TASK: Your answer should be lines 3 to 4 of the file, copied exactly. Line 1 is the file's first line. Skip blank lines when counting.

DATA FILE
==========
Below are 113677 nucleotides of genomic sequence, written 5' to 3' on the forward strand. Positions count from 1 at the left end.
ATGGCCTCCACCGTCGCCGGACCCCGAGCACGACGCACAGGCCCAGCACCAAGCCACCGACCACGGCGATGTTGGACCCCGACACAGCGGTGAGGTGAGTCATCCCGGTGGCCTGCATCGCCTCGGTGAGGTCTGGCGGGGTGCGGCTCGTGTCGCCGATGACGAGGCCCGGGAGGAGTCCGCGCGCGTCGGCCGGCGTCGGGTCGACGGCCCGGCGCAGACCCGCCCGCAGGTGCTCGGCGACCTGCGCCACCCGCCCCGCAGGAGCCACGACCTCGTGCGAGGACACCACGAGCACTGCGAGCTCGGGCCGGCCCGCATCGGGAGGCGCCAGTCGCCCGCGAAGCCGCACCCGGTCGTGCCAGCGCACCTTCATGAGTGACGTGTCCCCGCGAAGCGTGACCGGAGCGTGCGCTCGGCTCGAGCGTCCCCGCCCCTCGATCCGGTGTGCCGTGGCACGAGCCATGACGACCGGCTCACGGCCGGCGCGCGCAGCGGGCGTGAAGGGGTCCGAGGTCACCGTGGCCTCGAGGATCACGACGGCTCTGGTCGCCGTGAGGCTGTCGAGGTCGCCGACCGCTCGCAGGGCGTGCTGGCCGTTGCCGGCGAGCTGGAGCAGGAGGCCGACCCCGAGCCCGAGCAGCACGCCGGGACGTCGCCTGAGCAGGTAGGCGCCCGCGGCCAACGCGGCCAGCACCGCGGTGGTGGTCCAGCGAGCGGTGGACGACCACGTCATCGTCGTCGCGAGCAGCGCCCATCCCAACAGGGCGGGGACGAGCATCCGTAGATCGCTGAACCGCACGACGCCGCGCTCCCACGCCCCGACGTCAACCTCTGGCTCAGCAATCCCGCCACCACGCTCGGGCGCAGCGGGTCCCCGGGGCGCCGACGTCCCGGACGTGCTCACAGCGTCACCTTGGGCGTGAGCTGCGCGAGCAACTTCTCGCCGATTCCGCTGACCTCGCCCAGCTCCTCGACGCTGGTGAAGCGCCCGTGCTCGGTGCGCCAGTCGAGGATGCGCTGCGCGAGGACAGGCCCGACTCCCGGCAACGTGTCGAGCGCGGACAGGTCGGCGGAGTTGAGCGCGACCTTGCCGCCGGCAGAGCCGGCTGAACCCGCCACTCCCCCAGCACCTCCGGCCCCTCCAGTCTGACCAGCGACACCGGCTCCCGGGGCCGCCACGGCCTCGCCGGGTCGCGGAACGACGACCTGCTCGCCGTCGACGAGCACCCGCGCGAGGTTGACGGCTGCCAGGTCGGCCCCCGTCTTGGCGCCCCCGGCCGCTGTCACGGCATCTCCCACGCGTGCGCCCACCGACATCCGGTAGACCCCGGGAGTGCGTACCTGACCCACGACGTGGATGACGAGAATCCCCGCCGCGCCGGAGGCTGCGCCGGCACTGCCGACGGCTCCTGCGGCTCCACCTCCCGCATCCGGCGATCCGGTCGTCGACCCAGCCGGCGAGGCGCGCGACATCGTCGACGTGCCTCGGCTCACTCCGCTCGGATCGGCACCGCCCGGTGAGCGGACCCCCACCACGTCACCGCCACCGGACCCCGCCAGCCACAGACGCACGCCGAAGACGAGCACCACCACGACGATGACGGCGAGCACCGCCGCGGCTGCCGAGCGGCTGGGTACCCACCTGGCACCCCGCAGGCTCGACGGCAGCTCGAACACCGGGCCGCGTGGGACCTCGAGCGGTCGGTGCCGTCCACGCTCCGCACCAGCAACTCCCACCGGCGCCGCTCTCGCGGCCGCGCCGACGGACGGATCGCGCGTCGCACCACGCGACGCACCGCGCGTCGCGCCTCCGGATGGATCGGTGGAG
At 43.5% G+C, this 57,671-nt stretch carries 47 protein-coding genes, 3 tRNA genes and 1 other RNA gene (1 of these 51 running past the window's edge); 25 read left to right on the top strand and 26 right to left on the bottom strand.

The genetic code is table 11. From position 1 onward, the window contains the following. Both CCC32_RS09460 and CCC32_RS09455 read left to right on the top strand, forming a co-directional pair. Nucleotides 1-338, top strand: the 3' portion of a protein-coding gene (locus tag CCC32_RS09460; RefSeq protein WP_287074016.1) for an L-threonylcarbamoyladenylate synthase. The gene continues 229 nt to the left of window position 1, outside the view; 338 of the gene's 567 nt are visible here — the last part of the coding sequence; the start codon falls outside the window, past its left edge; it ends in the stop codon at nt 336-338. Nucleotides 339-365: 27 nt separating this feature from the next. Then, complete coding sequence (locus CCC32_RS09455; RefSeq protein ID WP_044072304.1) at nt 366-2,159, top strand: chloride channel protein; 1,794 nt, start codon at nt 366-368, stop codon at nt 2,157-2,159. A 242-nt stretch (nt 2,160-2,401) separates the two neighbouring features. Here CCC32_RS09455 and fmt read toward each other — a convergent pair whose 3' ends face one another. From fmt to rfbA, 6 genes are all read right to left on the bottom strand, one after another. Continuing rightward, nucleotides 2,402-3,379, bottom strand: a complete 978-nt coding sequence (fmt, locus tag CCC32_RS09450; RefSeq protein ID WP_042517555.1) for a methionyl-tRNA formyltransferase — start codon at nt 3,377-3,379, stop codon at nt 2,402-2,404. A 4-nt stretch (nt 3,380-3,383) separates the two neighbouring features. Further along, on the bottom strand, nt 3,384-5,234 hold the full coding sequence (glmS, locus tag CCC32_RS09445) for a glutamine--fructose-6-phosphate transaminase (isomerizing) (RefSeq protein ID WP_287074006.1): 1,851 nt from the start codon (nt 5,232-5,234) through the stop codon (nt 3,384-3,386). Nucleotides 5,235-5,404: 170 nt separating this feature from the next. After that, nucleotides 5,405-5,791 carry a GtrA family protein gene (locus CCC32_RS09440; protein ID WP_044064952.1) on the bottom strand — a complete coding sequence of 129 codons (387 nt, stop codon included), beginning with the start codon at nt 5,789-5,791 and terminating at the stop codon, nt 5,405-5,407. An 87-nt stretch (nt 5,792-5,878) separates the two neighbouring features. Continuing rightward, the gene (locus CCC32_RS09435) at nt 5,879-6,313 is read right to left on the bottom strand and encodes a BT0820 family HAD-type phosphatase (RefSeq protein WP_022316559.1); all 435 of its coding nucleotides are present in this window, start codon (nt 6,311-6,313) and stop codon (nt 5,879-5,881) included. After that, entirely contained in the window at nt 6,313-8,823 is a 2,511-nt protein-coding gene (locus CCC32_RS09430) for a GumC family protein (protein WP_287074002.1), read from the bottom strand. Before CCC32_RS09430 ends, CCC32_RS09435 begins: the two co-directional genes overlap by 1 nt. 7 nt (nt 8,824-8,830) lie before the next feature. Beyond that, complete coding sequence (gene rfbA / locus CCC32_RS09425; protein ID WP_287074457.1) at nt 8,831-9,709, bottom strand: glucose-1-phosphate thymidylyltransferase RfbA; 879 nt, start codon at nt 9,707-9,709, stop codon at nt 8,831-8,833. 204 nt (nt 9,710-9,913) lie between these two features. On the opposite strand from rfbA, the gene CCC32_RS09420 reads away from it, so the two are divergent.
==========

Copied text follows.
At 43.5% G+C, this 57,671-nt stretch carries 47 protein-coding genes, 3 tRNA genes and 1 other RNA gene (1 of these 51 running past the window's edge); 25 read left to right on the top strand and 26 right to left on the bottom strand.

The genetic code is table 11. From position 1 onward, the window contains the following. Both CCC32_RS09460 and CCC32_RS09455 read left to right on the top strand, forming a co-directional pair. Nucleotides 1-338, top strand: the 3' portion of a protein-coding gene (locus tag CCC32_RS09460; RefSeq protein WP_287074016.1) for an L-threonylcarbamoyladenylate synthase. The gene continues 229 nt to the left of window position 1, outside the view; 338 of the gene's 567 nt are visible here — the last part of the coding sequence; the start codon falls outside the window, past its left edge; it ends in the stop codon at nt 336-338. Nucleotides 339-365: 27 nt separating this feature from the next. Then, complete coding sequence (locus CCC32_RS09455; RefSeq protein ID WP_044072304.1) at nt 366-2,159, top strand: chloride channel protein; 1,794 nt, start codon at nt 366-368, stop codon at nt 2,157-2,159. A 242-nt stretch (nt 2,160-2,401) separates the two neighbouring features. Here CCC32_RS09455 and fmt read toward each other — a convergent pair whose 3' ends face one another. From fmt to rfbA, 6 genes are all read right to left on the bottom strand, one after another. Continuing rightward, nucleotides 2,402-3,379, bottom strand: a complete 978-nt coding sequence (fmt, locus tag CCC32_RS09450; RefSeq protein ID WP_042517555.1) for a methionyl-tRNA formyltransferase — start codon at nt 3,377-3,379, stop codon at nt 2,402-2,404. A 4-nt stretch (nt 3,380-3,383) separates the two neighbouring features. Further along, on the bottom strand, nt 3,384-5,234 hold the full coding sequence (glmS, locus tag CCC32_RS09445) for a glutamine--fructose-6-phosphate transaminase (isomerizing) (RefSeq protein ID WP_287074006.1): 1,851 nt from the start codon (nt 5,232-5,234) through the stop codon (nt 3,384-3,386). Nucleotides 5,235-5,404: 170 nt separating this feature from the next. After that, nucleotides 5,405-5,791 carry a GtrA family protein gene (locus CCC32_RS09440; protein ID WP_044064952.1) on the bottom strand — a complete coding sequence of 129 codons (387 nt, stop codon included), beginning with the start codon at nt 5,789-5,791 and terminating at the stop codon, nt 5,405-5,407. An 87-nt stretch (nt 5,792-5,878) separates the two neighbouring features. Continuing rightward, the gene (locus CCC32_RS09435) at nt 5,879-6,313 is read right to left on the bottom strand and encodes a BT0820 family HAD-type phosphatase (RefSeq protein WP_022316559.1); all 435 of its coding nucleotides are present in this window, start codon (nt 6,311-6,313) and stop codon (nt 5,879-5,881) included. After that, entirely contained in the window at nt 6,313-8,823 is a 2,511-nt protein-coding gene (locus CCC32_RS09430) for a GumC family protein (protein WP_287074002.1), read from the bottom strand. Before CCC32_RS09430 ends, CCC32_RS09435 begins: the two co-directional genes overlap by 1 nt. 7 nt (nt 8,824-8,830) lie before the next feature. Beyond that, complete coding sequence (gene rfbA / locus CCC32_RS09425; protein ID WP_287074457.1) at nt 8,831-9,709, bottom strand: glucose-1-phosphate thymidylyltransferase RfbA; 879 nt, start codon at nt 9,707-9,709, stop codon at nt 8,831-8,833. 204 nt (nt 9,710-9,913) lie between these two features. On the opposite strand from rfbA, the gene CCC32_RS09420 reads away from it, so the two are divergent.